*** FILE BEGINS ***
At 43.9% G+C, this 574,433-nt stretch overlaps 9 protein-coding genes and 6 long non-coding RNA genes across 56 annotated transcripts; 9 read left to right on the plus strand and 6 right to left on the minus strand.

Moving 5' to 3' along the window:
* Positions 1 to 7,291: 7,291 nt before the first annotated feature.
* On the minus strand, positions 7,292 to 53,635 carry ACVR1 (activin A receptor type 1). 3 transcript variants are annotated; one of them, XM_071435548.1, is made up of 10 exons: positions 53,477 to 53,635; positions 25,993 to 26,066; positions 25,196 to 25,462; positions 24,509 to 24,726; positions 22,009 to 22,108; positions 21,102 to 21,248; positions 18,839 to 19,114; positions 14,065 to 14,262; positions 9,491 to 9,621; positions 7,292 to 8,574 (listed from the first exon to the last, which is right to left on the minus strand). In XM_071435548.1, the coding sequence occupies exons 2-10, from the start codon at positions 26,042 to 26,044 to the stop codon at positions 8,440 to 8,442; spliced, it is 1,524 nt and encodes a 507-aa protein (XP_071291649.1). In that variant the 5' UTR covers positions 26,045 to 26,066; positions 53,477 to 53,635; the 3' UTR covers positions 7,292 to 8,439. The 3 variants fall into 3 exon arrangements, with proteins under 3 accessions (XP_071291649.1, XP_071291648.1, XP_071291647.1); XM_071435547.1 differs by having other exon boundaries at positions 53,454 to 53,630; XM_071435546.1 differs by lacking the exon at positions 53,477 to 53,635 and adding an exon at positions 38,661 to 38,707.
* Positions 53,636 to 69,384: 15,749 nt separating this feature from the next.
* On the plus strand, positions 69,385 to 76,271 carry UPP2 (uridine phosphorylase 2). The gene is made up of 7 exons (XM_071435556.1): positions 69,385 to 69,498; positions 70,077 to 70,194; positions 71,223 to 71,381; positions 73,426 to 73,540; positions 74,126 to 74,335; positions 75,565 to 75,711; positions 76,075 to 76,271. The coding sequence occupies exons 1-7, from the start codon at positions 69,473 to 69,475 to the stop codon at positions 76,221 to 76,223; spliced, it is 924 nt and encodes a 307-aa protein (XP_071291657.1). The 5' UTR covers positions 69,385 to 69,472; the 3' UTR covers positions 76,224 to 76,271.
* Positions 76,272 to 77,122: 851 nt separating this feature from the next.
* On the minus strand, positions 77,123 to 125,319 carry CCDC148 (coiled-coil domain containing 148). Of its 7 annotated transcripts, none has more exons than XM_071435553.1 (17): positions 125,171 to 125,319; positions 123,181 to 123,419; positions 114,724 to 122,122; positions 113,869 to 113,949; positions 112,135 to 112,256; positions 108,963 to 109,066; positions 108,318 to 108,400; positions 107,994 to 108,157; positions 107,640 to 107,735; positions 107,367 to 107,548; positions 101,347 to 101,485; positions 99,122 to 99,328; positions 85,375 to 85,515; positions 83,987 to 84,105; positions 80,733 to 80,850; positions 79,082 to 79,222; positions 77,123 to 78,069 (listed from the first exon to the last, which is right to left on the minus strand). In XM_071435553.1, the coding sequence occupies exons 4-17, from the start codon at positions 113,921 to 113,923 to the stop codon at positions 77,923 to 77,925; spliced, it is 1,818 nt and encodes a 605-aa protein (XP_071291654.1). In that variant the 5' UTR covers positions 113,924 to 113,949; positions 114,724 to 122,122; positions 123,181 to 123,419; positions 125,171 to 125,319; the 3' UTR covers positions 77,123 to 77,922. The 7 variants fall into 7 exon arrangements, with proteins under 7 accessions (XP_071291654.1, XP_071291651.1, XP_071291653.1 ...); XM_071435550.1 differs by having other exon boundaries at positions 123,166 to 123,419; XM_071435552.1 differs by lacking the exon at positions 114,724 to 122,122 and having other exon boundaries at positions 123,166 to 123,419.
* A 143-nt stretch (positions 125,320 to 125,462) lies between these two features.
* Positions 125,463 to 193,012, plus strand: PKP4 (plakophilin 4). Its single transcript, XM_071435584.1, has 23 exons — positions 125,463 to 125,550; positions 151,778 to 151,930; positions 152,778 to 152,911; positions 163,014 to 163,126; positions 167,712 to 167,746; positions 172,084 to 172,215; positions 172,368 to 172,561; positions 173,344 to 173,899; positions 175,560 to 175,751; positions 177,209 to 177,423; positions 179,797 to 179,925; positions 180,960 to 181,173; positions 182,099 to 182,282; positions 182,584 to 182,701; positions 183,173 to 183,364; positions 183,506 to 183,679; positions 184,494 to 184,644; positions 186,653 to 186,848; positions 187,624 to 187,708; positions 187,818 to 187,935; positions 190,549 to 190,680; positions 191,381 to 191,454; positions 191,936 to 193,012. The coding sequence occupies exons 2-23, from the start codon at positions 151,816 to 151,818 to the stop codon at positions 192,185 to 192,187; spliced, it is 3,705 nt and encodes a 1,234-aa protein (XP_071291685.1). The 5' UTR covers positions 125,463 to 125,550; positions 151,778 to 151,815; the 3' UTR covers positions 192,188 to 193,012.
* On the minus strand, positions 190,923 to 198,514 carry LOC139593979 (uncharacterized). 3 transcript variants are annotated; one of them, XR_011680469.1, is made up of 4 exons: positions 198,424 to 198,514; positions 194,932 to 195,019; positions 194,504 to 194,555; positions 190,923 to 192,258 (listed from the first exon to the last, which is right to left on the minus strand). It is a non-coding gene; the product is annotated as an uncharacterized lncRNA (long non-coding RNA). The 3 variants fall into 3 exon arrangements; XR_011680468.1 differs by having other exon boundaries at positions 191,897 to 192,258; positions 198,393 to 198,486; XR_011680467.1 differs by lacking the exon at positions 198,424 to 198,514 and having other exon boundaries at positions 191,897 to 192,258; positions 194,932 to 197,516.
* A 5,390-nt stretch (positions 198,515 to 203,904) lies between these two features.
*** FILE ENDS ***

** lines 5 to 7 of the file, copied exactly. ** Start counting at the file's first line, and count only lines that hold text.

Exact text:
* Positions 53,636 to 69,384: 15,749 nt separating this feature from the next.
* On the plus strand, positions 69,385 to 76,271 carry UPP2 (uridine phosphorylase 2). The gene is made up of 7 exons (XM_071435556.1): positions 69,385 to 69,498; positions 70,077 to 70,194; positions 71,223 to 71,381; positions 73,426 to 73,540; positions 74,126 to 74,335; positions 75,565 to 75,711; positions 76,075 to 76,271. The coding sequence occupies exons 1-7, from the start codon at positions 69,473 to 69,475 to the stop codon at positions 76,221 to 76,223; spliced, it is 924 nt and encodes a 307-aa protein (XP_071291657.1). The 5' UTR covers positions 69,385 to 69,472; the 3' UTR covers positions 76,224 to 76,271.
* Positions 76,272 to 77,122: 851 nt separating this feature from the next.